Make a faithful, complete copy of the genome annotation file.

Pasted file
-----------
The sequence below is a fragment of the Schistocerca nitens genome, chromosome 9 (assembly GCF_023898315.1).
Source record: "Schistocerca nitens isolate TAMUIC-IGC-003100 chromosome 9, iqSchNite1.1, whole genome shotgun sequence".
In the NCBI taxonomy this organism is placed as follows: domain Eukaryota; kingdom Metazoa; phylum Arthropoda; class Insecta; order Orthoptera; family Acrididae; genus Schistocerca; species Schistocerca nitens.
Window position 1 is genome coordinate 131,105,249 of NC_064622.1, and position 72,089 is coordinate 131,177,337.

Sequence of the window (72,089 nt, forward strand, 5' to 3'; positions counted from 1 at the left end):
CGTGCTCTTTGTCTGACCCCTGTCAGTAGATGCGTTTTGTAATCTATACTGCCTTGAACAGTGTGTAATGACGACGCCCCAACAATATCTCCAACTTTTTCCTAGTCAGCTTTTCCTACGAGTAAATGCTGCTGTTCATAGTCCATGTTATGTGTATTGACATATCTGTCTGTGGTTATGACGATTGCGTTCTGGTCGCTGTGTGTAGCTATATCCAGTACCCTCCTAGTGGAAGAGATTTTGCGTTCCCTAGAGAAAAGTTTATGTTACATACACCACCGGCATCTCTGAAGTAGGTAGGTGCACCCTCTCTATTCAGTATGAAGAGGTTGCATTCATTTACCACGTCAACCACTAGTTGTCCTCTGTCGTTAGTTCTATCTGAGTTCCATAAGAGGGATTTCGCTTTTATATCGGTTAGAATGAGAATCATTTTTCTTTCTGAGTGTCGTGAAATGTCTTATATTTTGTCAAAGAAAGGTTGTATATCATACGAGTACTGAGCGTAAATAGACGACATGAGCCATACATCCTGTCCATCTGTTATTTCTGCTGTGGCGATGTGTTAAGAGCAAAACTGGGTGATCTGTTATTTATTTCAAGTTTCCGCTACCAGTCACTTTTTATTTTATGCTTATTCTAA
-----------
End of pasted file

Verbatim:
The sequence below is a fragment of the Schistocerca nitens genome, chromosome 9 (assembly GCF_023898315.1).
Source record: "Schistocerca nitens isolate TAMUIC-IGC-003100 chromosome 9, iqSchNite1.1, whole genome shotgun sequence".
In the NCBI taxonomy this organism is placed as follows: domain Eukaryota; kingdom Metazoa; phylum Arthropoda; class Insecta; order Orthoptera; family Acrididae; genus Schistocerca; species Schistocerca nitens.
Window position 1 is genome coordinate 131,105,249 of NC_064622.1, and position 72,089 is coordinate 131,177,337.

Sequence of the window (72,089 nt, forward strand, 5' to 3'; positions counted from 1 at the left end):
CGTGCTCTTTGTCTGACCCCTGTCAGTAGATGCGTTTTGTAATCTATACTGCCTTGAACAGTGTGTAATGACGACGCCCCAACAATATCTCCAACTTTTTCCTAGTCAGCTTTTCCTACGAGTAAATGCTGCTGTTCATAGTCCATGTTATGTGTATTGACATATCTGTCTGTGGTTATGACGATTGCGTTCTGGTCGCTGTGTGTAGCTATATCCAGTACCCTCCTAGTGGAAGAGATTTTGCGTTCCCTAGAGAAAAGTTTATGTTACATACACCACCGGCATCTCTGAAGTAGGTAGGTGCACCCTCTCTATTCAGTATGAAGAGGTTGCATTCATTTACCACGTCAACCACTAGTTGTCCTCTGTCGTTAGTTCTATCTGAGTTCCATAAGAGGGATTTCGCTTTTATATCGGTTAGAATGAGAATCATTTTTCTTTCTGAGTGTCGTGAAATGTCTTATATTTTGTCAAAGAAAGGTTGTATATCATACGAGTACTGAGCGTAAATAGACGACATGAGCCATACATCCTGTCCATCTGTTATTTCTGCTGTGGCGATGTGTTAAGAGCAAAACTGGGTGATCTGTTATTTATTTCAAGTTTCCGCTACCAGTCACTTTTTATTTTATGCTTATTCTAA